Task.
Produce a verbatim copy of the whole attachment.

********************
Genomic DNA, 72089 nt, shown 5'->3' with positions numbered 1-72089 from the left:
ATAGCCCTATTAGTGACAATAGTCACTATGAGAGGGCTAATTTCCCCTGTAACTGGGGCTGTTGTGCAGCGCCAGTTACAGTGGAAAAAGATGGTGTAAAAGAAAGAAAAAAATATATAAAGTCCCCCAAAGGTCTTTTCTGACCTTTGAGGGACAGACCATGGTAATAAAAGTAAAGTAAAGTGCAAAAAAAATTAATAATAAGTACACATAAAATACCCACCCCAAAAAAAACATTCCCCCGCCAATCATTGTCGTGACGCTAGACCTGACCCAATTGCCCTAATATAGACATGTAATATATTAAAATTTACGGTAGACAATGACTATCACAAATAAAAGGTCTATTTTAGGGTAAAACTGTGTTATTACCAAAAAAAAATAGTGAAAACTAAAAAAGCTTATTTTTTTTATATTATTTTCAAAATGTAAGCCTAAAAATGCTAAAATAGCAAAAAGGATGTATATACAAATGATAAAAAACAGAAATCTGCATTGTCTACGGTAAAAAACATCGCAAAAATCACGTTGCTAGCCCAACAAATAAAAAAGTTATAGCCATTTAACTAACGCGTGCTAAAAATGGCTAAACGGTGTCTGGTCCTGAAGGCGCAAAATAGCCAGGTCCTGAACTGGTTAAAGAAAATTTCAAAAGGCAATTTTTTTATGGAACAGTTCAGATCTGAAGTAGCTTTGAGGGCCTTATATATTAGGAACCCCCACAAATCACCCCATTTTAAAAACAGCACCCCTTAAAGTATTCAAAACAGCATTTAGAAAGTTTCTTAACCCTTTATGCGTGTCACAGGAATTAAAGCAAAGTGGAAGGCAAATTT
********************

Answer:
Genomic DNA, 72089 nt, shown 5'->3' with positions numbered 1-72089 from the left:
ATAGCCCTATTAGTGACAATAGTCACTATGAGAGGGCTAATTTCCCCTGTAACTGGGGCTGTTGTGCAGCGCCAGTTACAGTGGAAAAAGATGGTGTAAAAGAAAGAAAAAAATATATAAAGTCCCCCAAAGGTCTTTTCTGACCTTTGAGGGACAGACCATGGTAATAAAAGTAAAGTAAAGTGCAAAAAAAATTAATAATAAGTACACATAAAATACCCACCCCAAAAAAAACATTCCCCCGCCAATCATTGTCGTGACGCTAGACCTGACCCAATTGCCCTAATATAGACATGTAATATATTAAAATTTACGGTAGACAATGACTATCACAAATAAAAGGTCTATTTTAGGGTAAAACTGTGTTATTACCAAAAAAAAATAGTGAAAACTAAAAAAGCTTATTTTTTTTATATTATTTTCAAAATGTAAGCCTAAAAATGCTAAAATAGCAAAAAGGATGTATATACAAATGATAAAAAACAGAAATCTGCATTGTCTACGGTAAAAAACATCGCAAAAATCACGTTGCTAGCCCAACAAATAAAAAAGTTATAGCCATTTAACTAACGCGTGCTAAAAATGGCTAAACGGTGTCTGGTCCTGAAGGCGCAAAATAGCCAGGTCCTGAACTGGTTAAAGAAAATTTCAAAAGGCAATTTTTTTATGGAACAGTTCAGATCTGAAGTAGCTTTGAGGGCCTTATATATTAGGAACCCCCACAAATCACCCCATTTTAAAAACAGCACCCCTTAAAGTATTCAAAACAGCATTTAGAAAGTTTCTTAACCCTTTATGCGTGTCACAGGAATTAAAGCAAAGTGGAAGGCAAATTT